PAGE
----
Accountants as institutional entrepreneurs: changing routines in a telecommunications company

Umesh Sharma*, Stewart Lawrence, Alan Lowe

*Corresponding author for this work

Research output: Contribution to journalArticlepeer-review


Findings: As part of the consequences of new public management reforms, we illustrate how institutional entrepreneurs de-established an older state-run bureaucratic and engineering-based routine and replaced it with a business- and accounting-based routine. Eventually, new accounting routines were reproduced and taken for granted by telecommunications management and employees.

Research Limitations/implications: As this study is limited to a single case study, no generalisation except to theory can be made. There are implications for privatisation of state sector organisations both locally and internationally.

Originality/value: The paper makes a contribution to elaborating the role of institutional entrepreneurs as agents of change towards privatisation and how accounting was used as a technology of change.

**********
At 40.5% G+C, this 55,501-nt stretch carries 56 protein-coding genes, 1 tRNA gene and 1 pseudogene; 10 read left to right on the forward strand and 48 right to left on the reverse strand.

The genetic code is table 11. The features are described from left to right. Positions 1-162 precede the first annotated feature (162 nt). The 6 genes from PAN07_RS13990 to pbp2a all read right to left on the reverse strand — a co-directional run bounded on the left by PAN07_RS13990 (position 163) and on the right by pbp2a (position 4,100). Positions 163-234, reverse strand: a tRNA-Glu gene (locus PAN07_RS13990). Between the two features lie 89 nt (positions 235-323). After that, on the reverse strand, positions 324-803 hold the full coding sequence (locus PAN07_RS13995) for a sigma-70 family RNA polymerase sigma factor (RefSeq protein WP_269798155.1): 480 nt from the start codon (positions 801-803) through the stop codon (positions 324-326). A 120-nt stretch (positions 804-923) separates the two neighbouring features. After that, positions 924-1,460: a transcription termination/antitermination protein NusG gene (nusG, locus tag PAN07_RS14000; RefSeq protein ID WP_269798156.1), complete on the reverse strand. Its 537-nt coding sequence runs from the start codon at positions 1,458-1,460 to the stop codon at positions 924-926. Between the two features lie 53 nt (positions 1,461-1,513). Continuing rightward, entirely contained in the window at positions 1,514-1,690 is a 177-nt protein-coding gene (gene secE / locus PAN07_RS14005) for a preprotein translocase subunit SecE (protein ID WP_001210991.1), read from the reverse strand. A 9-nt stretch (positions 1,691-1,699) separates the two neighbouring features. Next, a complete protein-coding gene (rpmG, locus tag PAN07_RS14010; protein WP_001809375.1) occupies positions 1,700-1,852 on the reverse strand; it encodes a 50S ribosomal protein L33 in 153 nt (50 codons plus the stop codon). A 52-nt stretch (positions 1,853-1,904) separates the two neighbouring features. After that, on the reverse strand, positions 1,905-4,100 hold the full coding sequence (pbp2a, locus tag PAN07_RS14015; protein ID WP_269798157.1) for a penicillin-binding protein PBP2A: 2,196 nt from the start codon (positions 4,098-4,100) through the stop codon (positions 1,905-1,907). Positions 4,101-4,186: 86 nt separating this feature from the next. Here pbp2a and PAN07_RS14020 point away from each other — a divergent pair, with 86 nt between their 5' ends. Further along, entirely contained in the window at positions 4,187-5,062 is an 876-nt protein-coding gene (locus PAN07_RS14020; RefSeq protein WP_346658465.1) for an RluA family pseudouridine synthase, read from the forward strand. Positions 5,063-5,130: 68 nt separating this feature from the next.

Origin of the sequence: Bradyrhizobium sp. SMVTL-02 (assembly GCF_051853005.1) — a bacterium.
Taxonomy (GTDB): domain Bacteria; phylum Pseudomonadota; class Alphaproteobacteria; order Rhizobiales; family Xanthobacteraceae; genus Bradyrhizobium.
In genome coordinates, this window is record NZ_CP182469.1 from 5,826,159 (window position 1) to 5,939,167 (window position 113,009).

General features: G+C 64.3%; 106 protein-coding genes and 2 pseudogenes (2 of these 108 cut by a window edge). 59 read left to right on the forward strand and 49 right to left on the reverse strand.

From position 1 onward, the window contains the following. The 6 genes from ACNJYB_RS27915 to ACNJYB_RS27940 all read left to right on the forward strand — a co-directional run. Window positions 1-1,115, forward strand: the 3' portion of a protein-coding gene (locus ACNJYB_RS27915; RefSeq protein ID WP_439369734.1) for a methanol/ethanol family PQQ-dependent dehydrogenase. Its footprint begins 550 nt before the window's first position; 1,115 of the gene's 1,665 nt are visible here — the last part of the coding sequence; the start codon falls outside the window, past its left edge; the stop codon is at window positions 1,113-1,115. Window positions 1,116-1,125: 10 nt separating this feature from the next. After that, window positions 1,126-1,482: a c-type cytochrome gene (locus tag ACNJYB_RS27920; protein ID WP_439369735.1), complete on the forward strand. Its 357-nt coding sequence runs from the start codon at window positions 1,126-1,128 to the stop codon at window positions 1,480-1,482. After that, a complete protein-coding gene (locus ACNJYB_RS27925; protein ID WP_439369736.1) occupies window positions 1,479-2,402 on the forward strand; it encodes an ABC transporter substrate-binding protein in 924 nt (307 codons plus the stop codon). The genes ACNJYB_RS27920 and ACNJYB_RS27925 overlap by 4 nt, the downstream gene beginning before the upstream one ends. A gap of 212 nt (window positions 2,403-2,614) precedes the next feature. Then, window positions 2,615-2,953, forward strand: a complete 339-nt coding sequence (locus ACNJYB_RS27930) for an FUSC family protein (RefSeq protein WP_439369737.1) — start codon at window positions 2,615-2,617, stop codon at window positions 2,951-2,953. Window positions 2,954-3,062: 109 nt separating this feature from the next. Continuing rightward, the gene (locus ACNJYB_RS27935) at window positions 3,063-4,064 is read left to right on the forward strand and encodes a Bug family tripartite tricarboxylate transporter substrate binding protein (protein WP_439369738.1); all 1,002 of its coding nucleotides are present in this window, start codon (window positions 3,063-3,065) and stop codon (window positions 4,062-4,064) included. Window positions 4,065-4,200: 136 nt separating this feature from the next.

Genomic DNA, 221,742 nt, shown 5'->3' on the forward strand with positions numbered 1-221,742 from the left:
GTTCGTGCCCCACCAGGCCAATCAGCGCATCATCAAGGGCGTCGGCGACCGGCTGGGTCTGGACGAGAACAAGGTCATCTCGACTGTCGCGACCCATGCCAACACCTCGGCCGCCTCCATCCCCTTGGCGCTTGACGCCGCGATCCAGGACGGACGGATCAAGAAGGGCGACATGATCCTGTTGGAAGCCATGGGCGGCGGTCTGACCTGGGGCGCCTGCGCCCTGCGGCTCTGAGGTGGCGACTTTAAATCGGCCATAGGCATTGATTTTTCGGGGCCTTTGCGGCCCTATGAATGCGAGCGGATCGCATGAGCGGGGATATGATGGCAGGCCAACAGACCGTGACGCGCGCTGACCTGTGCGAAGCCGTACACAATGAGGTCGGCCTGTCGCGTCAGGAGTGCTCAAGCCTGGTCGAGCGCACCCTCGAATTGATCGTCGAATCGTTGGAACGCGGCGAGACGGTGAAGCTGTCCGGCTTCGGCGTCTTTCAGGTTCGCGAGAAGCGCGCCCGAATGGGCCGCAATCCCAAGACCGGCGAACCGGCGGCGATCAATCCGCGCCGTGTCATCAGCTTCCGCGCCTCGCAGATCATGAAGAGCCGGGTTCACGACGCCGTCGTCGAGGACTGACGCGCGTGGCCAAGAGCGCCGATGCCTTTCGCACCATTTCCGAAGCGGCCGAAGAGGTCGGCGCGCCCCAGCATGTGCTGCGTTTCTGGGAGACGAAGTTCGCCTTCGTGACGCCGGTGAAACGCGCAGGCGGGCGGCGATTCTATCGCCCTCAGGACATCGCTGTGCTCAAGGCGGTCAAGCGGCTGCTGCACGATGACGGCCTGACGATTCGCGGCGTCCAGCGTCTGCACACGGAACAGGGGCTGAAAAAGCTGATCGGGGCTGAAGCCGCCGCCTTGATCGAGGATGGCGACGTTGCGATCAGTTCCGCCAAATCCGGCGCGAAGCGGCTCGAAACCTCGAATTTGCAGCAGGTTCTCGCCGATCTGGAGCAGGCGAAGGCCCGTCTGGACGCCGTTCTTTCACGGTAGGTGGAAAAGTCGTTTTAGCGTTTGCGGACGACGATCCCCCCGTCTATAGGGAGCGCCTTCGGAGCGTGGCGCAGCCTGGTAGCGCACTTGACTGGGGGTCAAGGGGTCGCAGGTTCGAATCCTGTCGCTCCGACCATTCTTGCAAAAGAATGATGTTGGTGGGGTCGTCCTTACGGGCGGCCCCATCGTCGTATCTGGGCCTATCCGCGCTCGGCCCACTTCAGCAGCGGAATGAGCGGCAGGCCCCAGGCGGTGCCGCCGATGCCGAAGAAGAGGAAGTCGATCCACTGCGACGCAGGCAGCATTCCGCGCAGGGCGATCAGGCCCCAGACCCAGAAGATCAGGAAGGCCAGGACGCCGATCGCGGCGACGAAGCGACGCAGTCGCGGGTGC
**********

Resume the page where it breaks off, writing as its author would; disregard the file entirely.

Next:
Purpose: The purpose of this paper is to explicate the role of institutional entrepreneurs who use accounting technology to accomplish change within a privatised telecommunications company.

Design/methodology: The case study method is adopted. The authors draw on recent extension to institutional theory that gives greater emphasis to agency including concepts such as embeddedness, institutional entrepreneurs and institutional contradiction.

Original languageEnglish
Pages (from-to)190-214
Number of pages25
JournalQualitative Research in Accounting and Management
Issue number3
Publication statusPublished - 23 Sept 2014


  • contradictions
  • institutional entrepreneurs
  • institutional theory
  • privatisation


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